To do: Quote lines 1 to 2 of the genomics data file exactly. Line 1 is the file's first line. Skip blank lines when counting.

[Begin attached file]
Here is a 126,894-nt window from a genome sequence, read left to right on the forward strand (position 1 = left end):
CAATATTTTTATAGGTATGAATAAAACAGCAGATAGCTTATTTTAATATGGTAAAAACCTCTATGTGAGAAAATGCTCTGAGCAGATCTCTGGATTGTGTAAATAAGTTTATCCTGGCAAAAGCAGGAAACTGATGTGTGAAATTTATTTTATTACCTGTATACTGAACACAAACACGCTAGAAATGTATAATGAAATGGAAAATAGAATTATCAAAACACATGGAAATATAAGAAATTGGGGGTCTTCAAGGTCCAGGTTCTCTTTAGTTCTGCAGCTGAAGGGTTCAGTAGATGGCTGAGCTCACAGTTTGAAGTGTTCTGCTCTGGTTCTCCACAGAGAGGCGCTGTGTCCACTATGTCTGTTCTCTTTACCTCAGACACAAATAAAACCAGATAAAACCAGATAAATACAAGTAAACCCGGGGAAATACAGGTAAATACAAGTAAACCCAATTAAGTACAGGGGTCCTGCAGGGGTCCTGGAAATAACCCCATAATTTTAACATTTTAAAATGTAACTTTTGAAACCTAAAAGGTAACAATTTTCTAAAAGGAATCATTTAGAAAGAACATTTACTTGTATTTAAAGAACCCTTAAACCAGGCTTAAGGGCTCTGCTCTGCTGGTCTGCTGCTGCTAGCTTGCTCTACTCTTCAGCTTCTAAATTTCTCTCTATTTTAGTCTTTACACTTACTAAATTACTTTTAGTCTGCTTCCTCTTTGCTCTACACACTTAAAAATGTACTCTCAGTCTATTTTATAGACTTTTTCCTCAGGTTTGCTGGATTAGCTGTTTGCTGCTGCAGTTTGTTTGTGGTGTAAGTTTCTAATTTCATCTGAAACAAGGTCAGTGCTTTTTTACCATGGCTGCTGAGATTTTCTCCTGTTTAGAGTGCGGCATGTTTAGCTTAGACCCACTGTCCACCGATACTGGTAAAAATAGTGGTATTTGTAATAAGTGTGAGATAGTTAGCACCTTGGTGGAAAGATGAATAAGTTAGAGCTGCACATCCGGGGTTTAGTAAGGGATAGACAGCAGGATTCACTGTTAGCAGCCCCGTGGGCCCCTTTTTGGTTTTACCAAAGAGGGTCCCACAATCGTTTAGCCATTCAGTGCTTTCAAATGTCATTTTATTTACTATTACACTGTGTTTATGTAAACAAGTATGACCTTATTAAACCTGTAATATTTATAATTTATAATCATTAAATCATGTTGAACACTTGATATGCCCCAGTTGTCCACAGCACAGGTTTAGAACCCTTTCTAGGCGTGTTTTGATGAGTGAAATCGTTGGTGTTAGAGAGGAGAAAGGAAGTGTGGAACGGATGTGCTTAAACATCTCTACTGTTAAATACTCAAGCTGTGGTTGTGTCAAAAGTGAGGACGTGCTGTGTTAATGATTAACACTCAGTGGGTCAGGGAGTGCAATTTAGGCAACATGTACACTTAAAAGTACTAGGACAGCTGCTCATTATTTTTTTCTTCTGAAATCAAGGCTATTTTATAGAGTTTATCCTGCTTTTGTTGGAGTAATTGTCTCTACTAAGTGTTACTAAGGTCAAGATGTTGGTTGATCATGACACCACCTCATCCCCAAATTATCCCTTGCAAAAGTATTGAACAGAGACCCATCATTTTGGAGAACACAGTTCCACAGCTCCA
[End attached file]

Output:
Here is a 126,894-nt window from a genome sequence, read left to right on the forward strand (position 1 = left end):
CAATATTTTTATAGGTATGAATAAAACAGCAGATAGCTTATTTTAATATGGTAAAAACCTCTATGTGAGAAAATGCTCTGAGCAGATCTCTGGATTGTGTAAATAAGTTTATCCTGGCAAAAGCAGGAAACTGATGTGTGAAATTTATTTTATTACCTGTATACTGAACACAAACACGCTAGAAATGTATAATGAAATGGAAAATAGAATTATCAAAACACATGGAAATATAAGAAATTGGGGGTCTTCAAGGTCCAGGTTCTCTTTAGTTCTGCAGCTGAAGGGTTCAGTAGATGGCTGAGCTCACAGTTTGAAGTGTTCTGCTCTGGTTCTCCACAGAGAGGCGCTGTGTCCACTATGTCTGTTCTCTTTACCTCAGACACAAATAAAACCAGATAAAACCAGATAAATACAAGTAAACCCGGGGAAATACAGGTAAATACAAGTAAACCCAATTAAGTACAGGGGTCCTGCAGGGGTCCTGGAAATAACCCCATAATTTTAACATTTTAAAATGTAACTTTTGAAACCTAAAAGGTAACAATTTTCTAAAAGGAATCATTTAGAAAGAACATTTACTTGTATTTAAAGAACCCTTAAACCAGGCTTAAGGGCTCTGCTCTGCTGGTCTGCTGCTGCTAGCTTGCTCTACTCTTCAGCTTCTAAATTTCTCTCTATTTTAGTCTTTACACTTACTAAATTACTTTTAGTCTGCTTCCTCTTTGCTCTACACACTTAAAAATGTACTCTCAGTCTATTTTATAGACTTTTTCCTCAGGTTTGCTGGATTAGCTGTTTGCTGCTGCAGTTTGTTTGTGGTGTAAGTTTCTAATTTCATCTGAAACAAGGTCAGTGCTTTTTTACCATGGCTGCTGAGATTTTCTCCTGTTTAGAGTGCGGCATGTTTAGCTTAGACCCACTGTCCACCGATACTGGTAAAAATAGTGGTATTTGTAATAAGTGTGAGATAGTTAGCACCTTGGTGGAAAGATGAATAAGTTAGAGCTGCACATCCGGGGTTTAGTAAGGGATAGACAGCAGGATTCACTGTTAGCAGCCCCGTGGGCCCCTTTTTGGTTTTACCAAAGAGGGTCCCACAATCGTTTAGCCATTCAGTGCTTTCAAATGTCATTTTATTTACTATTACACTGTGTTTATGTAAACAAGTATGACCTTATTAAACCTGTAATATTTATAATTTATAATCATTAAATCATGTTGAACACTTGATATGCCCCAGTTGTCCACAGCACAGGTTTAGAACCCTTTCTAGGCGTGTTTTGATGAGTGAAATCGTTGGTGTTAGAGAGGAGAAAGGAAGTGTGGAACGGATGTGCTTAAACATCTCTACTGTTAAATACTCAAGCTGTGGTTGTGTCAAAAGTGAGGACGTGCTGTGTTAATGATTAACACTCAGTGGGTCAGGGAGTGCAATTTAGGCAACATGTACACTTAAAAGTACTAGGACAGCTGCTCATTATTTTTTTCTTCTGAAATCAAGGCTATTTTATAGAGTTTATCCTGCTTTTGTTGGAGTAATTGTCTCTACTAAGTGTTACTAAGGTCAAGATGTTGGTTGATCATGACACCACCTCATCCCCAAATTATCCCTTGCAAAAGTATTGAACAGAGACCCATCATTTTGGAGAACACAGTTCCACAGCTCCA